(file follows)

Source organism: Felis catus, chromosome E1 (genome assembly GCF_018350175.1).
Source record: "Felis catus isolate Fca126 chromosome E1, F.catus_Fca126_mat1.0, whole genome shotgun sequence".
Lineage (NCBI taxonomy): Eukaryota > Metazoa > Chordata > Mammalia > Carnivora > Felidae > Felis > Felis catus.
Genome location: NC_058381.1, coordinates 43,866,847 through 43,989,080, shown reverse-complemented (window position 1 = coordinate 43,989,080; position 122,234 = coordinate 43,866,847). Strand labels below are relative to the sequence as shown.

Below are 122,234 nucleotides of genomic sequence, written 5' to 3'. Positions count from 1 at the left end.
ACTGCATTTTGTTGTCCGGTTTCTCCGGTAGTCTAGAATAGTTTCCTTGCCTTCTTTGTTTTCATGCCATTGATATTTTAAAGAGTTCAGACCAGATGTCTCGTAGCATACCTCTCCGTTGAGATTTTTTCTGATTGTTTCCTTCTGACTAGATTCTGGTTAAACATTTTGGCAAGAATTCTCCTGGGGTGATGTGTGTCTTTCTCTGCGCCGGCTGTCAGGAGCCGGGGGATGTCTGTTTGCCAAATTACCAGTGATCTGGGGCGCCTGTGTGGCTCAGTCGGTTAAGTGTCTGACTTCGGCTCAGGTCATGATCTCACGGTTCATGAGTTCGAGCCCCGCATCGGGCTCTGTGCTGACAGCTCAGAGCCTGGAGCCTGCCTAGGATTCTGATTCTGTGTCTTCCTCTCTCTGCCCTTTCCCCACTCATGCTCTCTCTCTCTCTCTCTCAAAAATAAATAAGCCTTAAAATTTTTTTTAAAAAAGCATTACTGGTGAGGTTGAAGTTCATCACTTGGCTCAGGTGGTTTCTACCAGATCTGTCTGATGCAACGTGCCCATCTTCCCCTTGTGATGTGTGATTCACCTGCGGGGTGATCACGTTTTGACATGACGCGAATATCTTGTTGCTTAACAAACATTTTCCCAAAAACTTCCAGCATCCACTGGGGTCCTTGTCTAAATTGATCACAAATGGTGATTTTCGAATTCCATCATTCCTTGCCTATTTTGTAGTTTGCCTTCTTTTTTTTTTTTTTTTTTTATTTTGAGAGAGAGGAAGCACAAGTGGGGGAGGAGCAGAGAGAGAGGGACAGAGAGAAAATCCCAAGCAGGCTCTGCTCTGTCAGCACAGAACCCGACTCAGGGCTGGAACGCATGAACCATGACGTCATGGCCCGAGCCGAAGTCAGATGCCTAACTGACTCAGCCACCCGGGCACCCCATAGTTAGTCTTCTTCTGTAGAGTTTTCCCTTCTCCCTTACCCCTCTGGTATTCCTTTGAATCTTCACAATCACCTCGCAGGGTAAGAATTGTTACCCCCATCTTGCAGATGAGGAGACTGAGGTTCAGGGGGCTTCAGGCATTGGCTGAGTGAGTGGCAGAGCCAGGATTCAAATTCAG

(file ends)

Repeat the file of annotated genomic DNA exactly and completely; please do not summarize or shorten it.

Source organism: Felis catus, chromosome E1 (genome assembly GCF_018350175.1).
Source record: "Felis catus isolate Fca126 chromosome E1, F.catus_Fca126_mat1.0, whole genome shotgun sequence".
Lineage (NCBI taxonomy): Eukaryota > Metazoa > Chordata > Mammalia > Carnivora > Felidae > Felis > Felis catus.
Genome location: NC_058381.1, coordinates 43,866,847 through 43,989,080, shown reverse-complemented (window position 1 = coordinate 43,989,080; position 122,234 = coordinate 43,866,847). Strand labels below are relative to the sequence as shown.

Below are 122,234 nucleotides of genomic sequence, written 5' to 3'. Positions count from 1 at the left end.
ACTGCATTTTGTTGTCCGGTTTCTCCGGTAGTCTAGAATAGTTTCCTTGCCTTCTTTGTTTTCATGCCATTGATATTTTAAAGAGTTCAGACCAGATGTCTCGTAGCATACCTCTCCGTTGAGATTTTTTCTGATTGTTTCCTTCTGACTAGATTCTGGTTAAACATTTTGGCAAGAATTCTCCTGGGGTGATGTGTGTCTTTCTCTGCGCCGGCTGTCAGGAGCCGGGGGATGTCTGTTTGCCAAATTACCAGTGATCTGGGGCGCCTGTGTGGCTCAGTCGGTTAAGTGTCTGACTTCGGCTCAGGTCATGATCTCACGGTTCATGAGTTCGAGCCCCGCATCGGGCTCTGTGCTGACAGCTCAGAGCCTGGAGCCTGCCTAGGATTCTGATTCTGTGTCTTCCTCTCTCTGCCCTTTCCCCACTCATGCTCTCTCTCTCTCTCTCTCAAAAATAAATAAGCCTTAAAATTTTTTTTAAAAAAGCATTACTGGTGAGGTTGAAGTTCATCACTTGGCTCAGGTGGTTTCTACCAGATCTGTCTGATGCAACGTGCCCATCTTCCCCTTGTGATGTGTGATTCACCTGCGGGGTGATCACGTTTTGACATGACGCGAATATCTTGTTGCTTAACAAACATTTTCCCAAAAACTTCCAGCATCCACTGGGGTCCTTGTCTAAATTGATCACAAATGGTGATTTTCGAATTCCATCATTCCTTGCCTATTTTGTAGTTTGCCTTCTTTTTTTTTTTTTTTTTTTATTTTGAGAGAGAGGAAGCACAAGTGGGGGAGGAGCAGAGAGAGAGGGACAGAGAGAAAATCCCAAGCAGGCTCTGCTCTGTCAGCACAGAACCCGACTCAGGGCTGGAACGCATGAACCATGACGTCATGGCCCGAGCCGAAGTCAGATGCCTAACTGACTCAGCCACCCGGGCACCCCATAGTTAGTCTTCTTCTGTAGAGTTTTCCCTTCTCCCTTACCCCTCTGGTATTCCTTTGAATCTTCACAATCACCTCGCAGGGTAAGAATTGTTACCCCCATCTTGCAGATGAGGAGACTGAGGTTCAGGGGGCTTCAGGCATTGGCTGAGTGAGTGGCAGAGCCAGGATTCAAATTCAG